The technology (802.11 protocol) commonly known as Wi-Fi was first incorporated into products in 1997 to enable a wireless connection between two devices enabled with the technology but was primarily used to wirelessly connect a device to a modem with an Internet connection. The maximum speed back then was a mear 2 Mbit/s, two years later in 1999 802.11b was introduced with a maximum link speed of 11 Mbit/s and it was around this time that the technology really began to gain in popularity.
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This was a time before high speed cable/fibre connectivity, the majority of people didn’t have Internet access at home, work and school, and if they did it was usually DSL or ‘dial-up’ Internet which was obtained by connecting a modem to a phone line and literally having to ‘connect’ to the World Wide Web, you have to remember that Google was only created in 1998 and before that there were no search engines, either you knew a website address or someone would tell you one, ‘surfing’ for websites did not exist. Therefore there was little demand for the Internet or WiFi.
The term ‘WiFi’ is brand name and not a technology in itself, it is merely a name given to the various forms of wireless data transmission by the WiFi Alliance in 1999 to incorporate and streamline the various forms of wireless data transmission.
In 2000 the Internet really began to take off, thousand of websites were created, information was abundantly available, the new ‘Search engines’ like Google, Yahoo and even Ask Jeeves became household names and competition was fierce, they spent millions on TV, radio and newspaper advertising, the thought of Google having to advertise on TV today is laughable. This decade also saw the end of the ‘Dot.com’ bubble, where businesses would sell their products online, having access to billions of customers worldwide they were valued at millions of dollars, of course this didn’t happen, especially as people were reluctant to send their credit card details over the Internet to a stranger half way round the world.
However the Internet continued to grow in popularity and the demand for easy access to the Internet access, and WiFi grew with it, WiFi was now a household name and Governments and local municipalities promised blanket coverage of towns and cities throughout the world. Some schemes were more successful than others, ‘City-WiFi’ became a buzzword with everyone expecting to have free 24 hour Internet access. In 2010 the Mayor of London said that the entire city would have free WiFi by 2012, this turned out to be less than true, even today in 2016 few City wide WiFi networks exist. City WiFi is at best patchy and limited, mobile data from cell phone towers still provides a more reliable, faster and secure access to the Internet. However the evolution of data hungry smartphones has meant that WiFi is more in demand than ever before with recent studies showing that the majority of smartphone use is done over WiFi.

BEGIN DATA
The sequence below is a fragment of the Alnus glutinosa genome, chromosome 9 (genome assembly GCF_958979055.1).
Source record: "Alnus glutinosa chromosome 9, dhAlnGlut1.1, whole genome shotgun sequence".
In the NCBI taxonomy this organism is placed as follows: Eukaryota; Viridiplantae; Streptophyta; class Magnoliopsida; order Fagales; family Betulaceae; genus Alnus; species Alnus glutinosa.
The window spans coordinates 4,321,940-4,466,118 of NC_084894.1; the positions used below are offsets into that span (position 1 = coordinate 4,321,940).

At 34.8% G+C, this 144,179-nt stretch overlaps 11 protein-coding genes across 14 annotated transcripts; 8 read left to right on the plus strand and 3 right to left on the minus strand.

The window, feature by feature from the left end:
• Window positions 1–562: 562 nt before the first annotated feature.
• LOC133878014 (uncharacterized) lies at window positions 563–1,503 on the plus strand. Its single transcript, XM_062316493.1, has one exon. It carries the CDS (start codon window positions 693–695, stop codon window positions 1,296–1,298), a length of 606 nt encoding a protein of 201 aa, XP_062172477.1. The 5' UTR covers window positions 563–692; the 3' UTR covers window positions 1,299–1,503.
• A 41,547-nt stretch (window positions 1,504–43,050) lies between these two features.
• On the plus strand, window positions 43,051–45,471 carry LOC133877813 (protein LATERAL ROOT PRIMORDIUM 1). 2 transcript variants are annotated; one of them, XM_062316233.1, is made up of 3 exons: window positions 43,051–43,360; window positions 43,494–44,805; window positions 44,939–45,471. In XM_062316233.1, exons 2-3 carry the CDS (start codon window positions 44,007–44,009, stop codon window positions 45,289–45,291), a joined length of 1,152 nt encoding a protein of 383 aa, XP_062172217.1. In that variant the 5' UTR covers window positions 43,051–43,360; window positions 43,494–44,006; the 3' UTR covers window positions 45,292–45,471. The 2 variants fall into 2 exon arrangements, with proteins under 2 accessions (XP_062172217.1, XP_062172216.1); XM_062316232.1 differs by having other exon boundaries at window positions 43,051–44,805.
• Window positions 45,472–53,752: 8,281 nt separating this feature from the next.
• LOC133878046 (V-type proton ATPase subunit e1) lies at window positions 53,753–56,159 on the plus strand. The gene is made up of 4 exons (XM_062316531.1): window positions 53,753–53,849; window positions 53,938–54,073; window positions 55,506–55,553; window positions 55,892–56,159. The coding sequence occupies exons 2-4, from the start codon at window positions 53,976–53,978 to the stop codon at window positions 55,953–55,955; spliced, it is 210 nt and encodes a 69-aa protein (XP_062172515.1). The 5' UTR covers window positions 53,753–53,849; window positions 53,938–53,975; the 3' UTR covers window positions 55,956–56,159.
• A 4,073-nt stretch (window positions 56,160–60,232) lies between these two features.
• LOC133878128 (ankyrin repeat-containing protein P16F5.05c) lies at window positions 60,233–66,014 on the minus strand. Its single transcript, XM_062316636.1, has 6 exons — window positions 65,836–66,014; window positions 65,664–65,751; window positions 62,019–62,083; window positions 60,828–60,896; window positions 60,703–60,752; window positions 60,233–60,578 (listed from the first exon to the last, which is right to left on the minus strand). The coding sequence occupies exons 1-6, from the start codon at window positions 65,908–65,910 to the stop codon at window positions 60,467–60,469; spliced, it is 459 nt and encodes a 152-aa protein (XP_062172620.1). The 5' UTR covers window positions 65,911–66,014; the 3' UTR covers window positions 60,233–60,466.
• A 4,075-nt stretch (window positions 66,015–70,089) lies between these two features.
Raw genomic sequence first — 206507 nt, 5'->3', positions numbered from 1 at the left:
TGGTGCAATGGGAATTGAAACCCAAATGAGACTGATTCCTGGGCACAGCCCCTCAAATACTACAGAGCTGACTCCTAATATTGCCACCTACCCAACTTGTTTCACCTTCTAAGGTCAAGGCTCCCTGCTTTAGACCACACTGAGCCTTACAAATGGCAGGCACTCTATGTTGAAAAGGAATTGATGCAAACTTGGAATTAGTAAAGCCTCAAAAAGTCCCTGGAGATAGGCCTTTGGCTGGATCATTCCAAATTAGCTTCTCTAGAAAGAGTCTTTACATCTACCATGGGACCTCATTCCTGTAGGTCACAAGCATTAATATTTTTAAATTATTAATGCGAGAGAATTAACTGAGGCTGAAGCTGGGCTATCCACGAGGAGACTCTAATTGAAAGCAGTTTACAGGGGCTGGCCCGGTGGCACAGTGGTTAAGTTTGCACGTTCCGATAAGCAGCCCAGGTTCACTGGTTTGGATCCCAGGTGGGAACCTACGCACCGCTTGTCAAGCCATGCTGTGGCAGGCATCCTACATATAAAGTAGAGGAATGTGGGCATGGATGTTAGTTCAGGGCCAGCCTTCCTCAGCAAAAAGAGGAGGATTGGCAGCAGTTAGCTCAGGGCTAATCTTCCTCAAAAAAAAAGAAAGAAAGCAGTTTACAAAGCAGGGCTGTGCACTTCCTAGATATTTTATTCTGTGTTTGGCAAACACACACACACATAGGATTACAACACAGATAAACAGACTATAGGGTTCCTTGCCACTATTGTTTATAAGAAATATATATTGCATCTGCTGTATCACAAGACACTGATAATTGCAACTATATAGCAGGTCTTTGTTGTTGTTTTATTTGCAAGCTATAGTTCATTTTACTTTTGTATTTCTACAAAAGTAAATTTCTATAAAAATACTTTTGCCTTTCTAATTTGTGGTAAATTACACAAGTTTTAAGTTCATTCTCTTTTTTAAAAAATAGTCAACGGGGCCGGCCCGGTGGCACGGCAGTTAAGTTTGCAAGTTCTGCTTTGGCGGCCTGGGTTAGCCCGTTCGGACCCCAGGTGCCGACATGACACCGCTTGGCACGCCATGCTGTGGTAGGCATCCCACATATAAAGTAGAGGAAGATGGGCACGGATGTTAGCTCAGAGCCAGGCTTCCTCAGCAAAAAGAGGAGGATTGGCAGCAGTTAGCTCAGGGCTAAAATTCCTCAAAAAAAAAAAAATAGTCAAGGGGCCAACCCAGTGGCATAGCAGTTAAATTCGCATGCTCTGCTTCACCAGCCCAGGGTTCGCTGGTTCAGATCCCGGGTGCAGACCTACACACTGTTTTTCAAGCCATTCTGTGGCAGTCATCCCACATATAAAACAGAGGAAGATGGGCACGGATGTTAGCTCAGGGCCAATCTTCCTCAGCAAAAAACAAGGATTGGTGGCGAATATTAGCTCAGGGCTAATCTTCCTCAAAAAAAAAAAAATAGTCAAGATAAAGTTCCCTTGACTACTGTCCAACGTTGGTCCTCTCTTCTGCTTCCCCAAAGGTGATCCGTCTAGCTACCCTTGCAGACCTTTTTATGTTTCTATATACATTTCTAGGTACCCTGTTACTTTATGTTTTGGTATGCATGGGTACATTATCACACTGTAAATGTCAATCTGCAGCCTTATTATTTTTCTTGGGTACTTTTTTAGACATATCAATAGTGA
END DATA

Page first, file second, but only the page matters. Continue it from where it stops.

Advancements in wireless data transmission (WiFi) has grown exponentially since 1997, especially in relation to data transmission speeds, back in 1997 it would be impossible to even load a simple webpage we are used to today, let alone online video and streaming services like YouTube and Netflix.
The new range of 802.11ac WiFi enabled routers and devices today can transmit an astonishing amount of data at incredible speeds of up to 1,300 Mbps (1.3Gbps), faster than most Internet connections, even Google’s Dark Fiber project which says it can deliver speeds of 1 Gigabit per second would leave some room for an upgrade!
However the most common WiFi standards which are fitted in to common devices like laptops, and smartphones like the iPhone are 802.11b (11Mbps), 802.11g (54Mbps) and 802.11n (600Mbps). It is not just routers, computers and smartphones which are fitted with WiFi capabilities today, the evolution of ‘smart’ televisions and even ‘smart’ white goods such as refrigerators, household lighting and heating can now be controlled over the Internet via WiFi from anywhere in the world from a smartphone. Driver-less car manufactures are also exploring the use of wireless data to monitor and control their new vehicles.
City WiFi projects have even seen a resurgence with the installation of ‘smart meters’, electricity and water meters which are able to be read by utility companies without entering a customers home, due to their connection to the Internet they may also double as a WiFi Hotspot, this approach has been contested by many people due to health and security concerns and ISPs (Internet Service Providers) as offering free WiFi access has a direct impact on their business.
Since 1997 the world of technology has changed beyond recognition, you might not have noticed it as it has become so commonplace or you may have grown up with it, but can you imagine using a paper map to find a bar, hotel or friends new address? Researching a product you want to buy, speaking to a friend half way round the word in real time or discovering an abundant amount of information on a topic you have just learned of is only made possible with the Internet and WiFi.
The Internet and WiFi has created so many opportunities, bringing University standard education to millions, revolutions to oppressed peoples where the Internet was pivotal to the ‘Arab Spring’, opened the world’s eyes to the horrors in places such as Syria and the people who die crossing the Mediterranean Sea trying to escape it, created ‘Internet millionaires’ but has also been the death nail to many institutions such as libraries, offline stores and professionals who’s services would have only been accessible without the Internet.
As 2016 begins the demand will only grow for the Internet and WiFi access as millions of WiFi enabled products are given as presents at Christmas and so will the demand for affordable or free WiFi.